The Appellate Division disagreed with the district's position as to mootness, pointing out that §3031 is very specific as to the procedure that must be followed by a school board in the event a superintendent recommends against granting tenure to a probationary teacher and a school board must be comply with these statutory mandates.

The court, however, did not go so far as to hold that Dembovich had attained tenure by estoppel because she had not been "terminate" on or before August 31, 2002, presumably because the district "had not accepted" her services after that date. All the Appellate Division ordered was that the school board to follow the procedures set out in §3031.

What is the potential impact on a school district if it is found that it did not comply with the provisions set by §3031?

In Tucker v Bd. of Education SD #10, 189 AD2d 704, the court found that Tucker, a probationary teacher, was advised that she was to be denied tenure 22 days before her probationary period was to end. As a result, the court ruled that Tucker was entitled to an award of pay for each day the district's notice to her that she would not be granted tenure was late. In other words, Tucker was entitled to pay corresponding to the number of days for which she was not provided the statutory days of notice.

Implicit in the ruling is that in the event a probationary teacher is not provided with timely notice that he or she is to be denied tenure, the failure to provide such notice is not a fatal defect insofar as any defense to the individual’s claiming tenure by estoppel or by default is concerned, provided the teacher was given formal written notice of this decision by the appropriate party prior to expiration of his or her probationary period and receives payment for each day that the notice was "late."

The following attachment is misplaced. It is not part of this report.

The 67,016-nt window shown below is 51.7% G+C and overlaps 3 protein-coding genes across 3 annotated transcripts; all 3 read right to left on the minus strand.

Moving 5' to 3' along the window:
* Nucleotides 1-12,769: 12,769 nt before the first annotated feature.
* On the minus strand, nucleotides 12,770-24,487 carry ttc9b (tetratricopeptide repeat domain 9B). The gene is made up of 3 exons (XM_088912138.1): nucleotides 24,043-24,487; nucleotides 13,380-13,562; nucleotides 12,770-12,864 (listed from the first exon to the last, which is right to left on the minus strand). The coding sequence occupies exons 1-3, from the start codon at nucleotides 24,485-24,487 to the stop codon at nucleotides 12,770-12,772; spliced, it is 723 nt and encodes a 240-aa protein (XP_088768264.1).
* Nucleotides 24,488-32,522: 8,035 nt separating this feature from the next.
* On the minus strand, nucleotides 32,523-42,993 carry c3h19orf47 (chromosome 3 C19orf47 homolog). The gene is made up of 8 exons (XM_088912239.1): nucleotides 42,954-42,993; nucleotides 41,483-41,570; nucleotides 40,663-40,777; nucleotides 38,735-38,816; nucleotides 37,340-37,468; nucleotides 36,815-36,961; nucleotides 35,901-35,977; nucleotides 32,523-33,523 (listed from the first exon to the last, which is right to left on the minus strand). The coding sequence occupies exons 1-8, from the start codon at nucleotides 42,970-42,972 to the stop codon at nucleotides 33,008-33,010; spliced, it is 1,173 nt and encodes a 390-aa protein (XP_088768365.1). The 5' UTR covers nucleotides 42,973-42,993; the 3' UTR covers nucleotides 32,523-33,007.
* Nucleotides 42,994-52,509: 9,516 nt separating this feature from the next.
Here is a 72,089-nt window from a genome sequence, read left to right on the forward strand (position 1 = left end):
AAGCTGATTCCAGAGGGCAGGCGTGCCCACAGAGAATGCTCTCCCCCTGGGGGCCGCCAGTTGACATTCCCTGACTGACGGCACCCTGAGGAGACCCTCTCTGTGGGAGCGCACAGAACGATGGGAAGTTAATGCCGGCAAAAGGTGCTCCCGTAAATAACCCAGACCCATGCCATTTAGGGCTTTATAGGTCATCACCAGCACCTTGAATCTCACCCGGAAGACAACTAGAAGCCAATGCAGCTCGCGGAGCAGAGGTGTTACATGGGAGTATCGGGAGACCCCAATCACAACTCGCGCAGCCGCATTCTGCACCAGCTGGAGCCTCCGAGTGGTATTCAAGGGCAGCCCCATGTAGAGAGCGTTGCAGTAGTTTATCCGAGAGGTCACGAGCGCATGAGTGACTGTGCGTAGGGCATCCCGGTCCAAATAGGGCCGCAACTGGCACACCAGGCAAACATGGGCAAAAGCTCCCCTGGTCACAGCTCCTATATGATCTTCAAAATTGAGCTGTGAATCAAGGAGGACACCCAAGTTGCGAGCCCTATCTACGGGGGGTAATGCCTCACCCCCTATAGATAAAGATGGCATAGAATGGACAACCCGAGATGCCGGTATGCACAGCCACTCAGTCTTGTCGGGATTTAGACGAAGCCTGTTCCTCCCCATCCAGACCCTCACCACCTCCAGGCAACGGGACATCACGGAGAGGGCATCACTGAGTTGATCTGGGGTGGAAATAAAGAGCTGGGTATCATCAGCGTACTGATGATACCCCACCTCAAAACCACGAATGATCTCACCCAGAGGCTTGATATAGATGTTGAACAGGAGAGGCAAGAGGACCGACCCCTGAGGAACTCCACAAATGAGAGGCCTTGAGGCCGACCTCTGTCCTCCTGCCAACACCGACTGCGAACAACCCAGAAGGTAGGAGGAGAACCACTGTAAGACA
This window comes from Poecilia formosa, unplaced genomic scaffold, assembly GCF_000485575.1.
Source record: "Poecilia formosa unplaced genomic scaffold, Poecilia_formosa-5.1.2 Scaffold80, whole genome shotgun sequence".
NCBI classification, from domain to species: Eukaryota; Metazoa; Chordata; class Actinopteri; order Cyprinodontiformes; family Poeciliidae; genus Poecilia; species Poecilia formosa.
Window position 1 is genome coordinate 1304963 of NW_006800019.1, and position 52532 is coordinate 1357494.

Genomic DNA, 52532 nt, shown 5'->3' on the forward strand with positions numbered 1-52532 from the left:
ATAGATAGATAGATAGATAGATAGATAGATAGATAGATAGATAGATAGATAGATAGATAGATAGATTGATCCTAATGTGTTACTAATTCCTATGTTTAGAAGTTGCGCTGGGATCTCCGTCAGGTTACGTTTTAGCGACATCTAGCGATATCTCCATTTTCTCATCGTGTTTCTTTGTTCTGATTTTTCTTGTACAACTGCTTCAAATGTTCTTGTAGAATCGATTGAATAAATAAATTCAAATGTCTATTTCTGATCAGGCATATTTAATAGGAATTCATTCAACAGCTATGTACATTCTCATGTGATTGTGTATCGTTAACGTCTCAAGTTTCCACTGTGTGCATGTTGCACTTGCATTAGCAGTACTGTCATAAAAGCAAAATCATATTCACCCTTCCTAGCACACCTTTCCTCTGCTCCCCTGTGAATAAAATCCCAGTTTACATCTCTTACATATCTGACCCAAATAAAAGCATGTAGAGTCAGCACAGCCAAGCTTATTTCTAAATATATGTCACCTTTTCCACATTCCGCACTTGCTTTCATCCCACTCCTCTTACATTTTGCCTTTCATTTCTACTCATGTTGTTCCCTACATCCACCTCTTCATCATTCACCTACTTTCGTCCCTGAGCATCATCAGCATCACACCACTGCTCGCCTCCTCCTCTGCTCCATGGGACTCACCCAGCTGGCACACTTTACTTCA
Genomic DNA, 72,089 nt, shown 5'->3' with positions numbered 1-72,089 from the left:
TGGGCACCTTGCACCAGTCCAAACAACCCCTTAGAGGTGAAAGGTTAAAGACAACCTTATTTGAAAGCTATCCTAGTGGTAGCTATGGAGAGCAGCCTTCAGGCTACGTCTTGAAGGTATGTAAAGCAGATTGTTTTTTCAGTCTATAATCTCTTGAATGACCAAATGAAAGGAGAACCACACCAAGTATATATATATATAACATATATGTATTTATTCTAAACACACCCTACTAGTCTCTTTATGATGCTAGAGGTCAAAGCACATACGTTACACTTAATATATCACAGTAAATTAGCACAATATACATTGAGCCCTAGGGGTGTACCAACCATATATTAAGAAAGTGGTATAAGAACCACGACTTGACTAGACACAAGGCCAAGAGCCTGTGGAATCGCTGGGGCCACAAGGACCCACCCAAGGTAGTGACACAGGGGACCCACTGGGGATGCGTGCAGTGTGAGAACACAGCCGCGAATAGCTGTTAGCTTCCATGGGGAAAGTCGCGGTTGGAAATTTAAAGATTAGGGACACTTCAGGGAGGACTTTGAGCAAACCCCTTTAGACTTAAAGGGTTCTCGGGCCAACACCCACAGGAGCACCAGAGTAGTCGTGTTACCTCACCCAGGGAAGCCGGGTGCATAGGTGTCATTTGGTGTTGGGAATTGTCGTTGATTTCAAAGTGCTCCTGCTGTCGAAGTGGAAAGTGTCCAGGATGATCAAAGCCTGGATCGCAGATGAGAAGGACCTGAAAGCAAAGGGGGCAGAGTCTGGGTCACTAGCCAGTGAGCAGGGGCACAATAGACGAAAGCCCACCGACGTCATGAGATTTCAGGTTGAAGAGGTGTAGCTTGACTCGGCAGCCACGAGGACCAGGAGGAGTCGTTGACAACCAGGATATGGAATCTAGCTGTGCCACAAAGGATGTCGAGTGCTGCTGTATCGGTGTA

By the same token, a probationary period termination does not have to take effect on or before the last day of the applicable probationary period.

In Mendez v Valenti, 101 AD2d 612, the Appellate Division held that retaining Mendez on the payroll until the end of payroll period for administrative convenience did not result in his attaining tenure in the position. The Court held that under the circumstances, keeping Mendez on the payroll was permissible in view of the fact that it was of a short duration; for "administrative convenience;" and he was provided with timely notice of his probationary termination prior to the end of his probationary period.

Stated another way, the appointing authority has until the last day of the individual's probationary period to decide whether to retain the employee, extend the employee's probationary period, or to terminate the employee from his or her position. Although the employee's removal from the payroll may occur after this date, the required notice of the termination delivered to the employee before the end of his or her probationary period is deemed timely notice of termination for the purposes of determining if the individual attained tenure by estoppel.

Addressing another variation concerning the individual's employment obligation in relation to his or her tenure status, in Yastion v Mills, 229 AD2 775, the Appellate Division held that a teacher may work on a year-to-year contractual basis and never acquire tenure even after three years of continuous service. The decision points out that Yastion's continued employment was contingent on the district's receiving federal funding to support the position and his annual employment contracts specifically indicated that "tenure does not apply to this position."

* It is well settled that a probationary teacher may be dismissed from his or her position at any time during the probationary period without notice and hearing provided that such termination is not for an unlawful reason.

Handbooks focusing on State and Municipal Public Personnel Law continue to be available for purchase via the links provided below:

The Discipline Book at

Challenging Adverse Personnel Decisions at

The Disability Benefits E-book: at

Layoff, Preferred Lists at